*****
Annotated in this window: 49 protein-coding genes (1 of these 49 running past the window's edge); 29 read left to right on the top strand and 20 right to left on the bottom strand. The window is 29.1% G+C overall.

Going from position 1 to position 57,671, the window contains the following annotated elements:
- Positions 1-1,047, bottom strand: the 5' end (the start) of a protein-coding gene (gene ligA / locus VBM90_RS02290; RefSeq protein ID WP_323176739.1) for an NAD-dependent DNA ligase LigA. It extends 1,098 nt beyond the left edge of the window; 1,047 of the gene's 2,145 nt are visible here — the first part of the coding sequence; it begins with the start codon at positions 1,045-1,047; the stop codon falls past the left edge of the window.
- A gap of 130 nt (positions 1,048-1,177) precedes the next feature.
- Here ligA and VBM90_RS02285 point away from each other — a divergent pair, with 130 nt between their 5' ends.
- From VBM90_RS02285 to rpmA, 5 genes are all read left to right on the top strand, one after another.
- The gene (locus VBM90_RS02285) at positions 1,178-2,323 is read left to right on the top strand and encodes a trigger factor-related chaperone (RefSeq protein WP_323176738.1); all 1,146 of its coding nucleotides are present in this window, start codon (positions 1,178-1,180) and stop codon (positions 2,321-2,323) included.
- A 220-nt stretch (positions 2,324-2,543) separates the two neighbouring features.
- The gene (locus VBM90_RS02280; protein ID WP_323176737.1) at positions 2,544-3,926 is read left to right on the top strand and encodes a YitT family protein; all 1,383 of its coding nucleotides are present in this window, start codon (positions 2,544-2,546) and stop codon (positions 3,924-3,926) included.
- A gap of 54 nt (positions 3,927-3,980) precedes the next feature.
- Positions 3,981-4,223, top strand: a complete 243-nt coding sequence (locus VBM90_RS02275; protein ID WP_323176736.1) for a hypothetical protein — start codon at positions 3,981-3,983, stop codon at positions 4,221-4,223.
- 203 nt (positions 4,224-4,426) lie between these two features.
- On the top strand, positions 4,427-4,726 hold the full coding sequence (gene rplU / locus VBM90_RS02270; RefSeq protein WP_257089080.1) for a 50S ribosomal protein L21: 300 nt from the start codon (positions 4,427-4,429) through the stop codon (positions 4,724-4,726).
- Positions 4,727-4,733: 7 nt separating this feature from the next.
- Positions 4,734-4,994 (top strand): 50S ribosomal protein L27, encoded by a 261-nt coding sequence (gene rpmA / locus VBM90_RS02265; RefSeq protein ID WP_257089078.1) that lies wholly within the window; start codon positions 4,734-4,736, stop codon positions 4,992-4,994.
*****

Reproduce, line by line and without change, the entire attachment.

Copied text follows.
Annotated in this window: 49 protein-coding genes (1 of these 49 running past the window's edge); 29 read left to right on the top strand and 20 right to left on the bottom strand. The window is 29.1% G+C overall.

Going from position 1 to position 57,671, the window contains the following annotated elements:
- Positions 1-1,047, bottom strand: the 5' end (the start) of a protein-coding gene (gene ligA / locus VBM90_RS02290; RefSeq protein ID WP_323176739.1) for an NAD-dependent DNA ligase LigA. It extends 1,098 nt beyond the left edge of the window; 1,047 of the gene's 2,145 nt are visible here — the first part of the coding sequence; it begins with the start codon at positions 1,045-1,047; the stop codon falls past the left edge of the window.
- A gap of 130 nt (positions 1,048-1,177) precedes the next feature.
- Here ligA and VBM90_RS02285 point away from each other — a divergent pair, with 130 nt between their 5' ends.
- From VBM90_RS02285 to rpmA, 5 genes are all read left to right on the top strand, one after another.
- The gene (locus VBM90_RS02285) at positions 1,178-2,323 is read left to right on the top strand and encodes a trigger factor-related chaperone (RefSeq protein WP_323176738.1); all 1,146 of its coding nucleotides are present in this window, start codon (positions 1,178-1,180) and stop codon (positions 2,321-2,323) included.
- A 220-nt stretch (positions 2,324-2,543) separates the two neighbouring features.
- The gene (locus VBM90_RS02280; protein ID WP_323176737.1) at positions 2,544-3,926 is read left to right on the top strand and encodes a YitT family protein; all 1,383 of its coding nucleotides are present in this window, start codon (positions 2,544-2,546) and stop codon (positions 3,924-3,926) included.
- A gap of 54 nt (positions 3,927-3,980) precedes the next feature.
- Positions 3,981-4,223, top strand: a complete 243-nt coding sequence (locus VBM90_RS02275; protein ID WP_323176736.1) for a hypothetical protein — start codon at positions 3,981-3,983, stop codon at positions 4,221-4,223.
- 203 nt (positions 4,224-4,426) lie between these two features.
- On the top strand, positions 4,427-4,726 hold the full coding sequence (gene rplU / locus VBM90_RS02270; RefSeq protein WP_257089080.1) for a 50S ribosomal protein L21: 300 nt from the start codon (positions 4,427-4,429) through the stop codon (positions 4,724-4,726).
- Positions 4,727-4,733: 7 nt separating this feature from the next.
- Positions 4,734-4,994 (top strand): 50S ribosomal protein L27, encoded by a 261-nt coding sequence (gene rpmA / locus VBM90_RS02265; RefSeq protein ID WP_257089078.1) that lies wholly within the window; start codon positions 4,734-4,736, stop codon positions 4,992-4,994.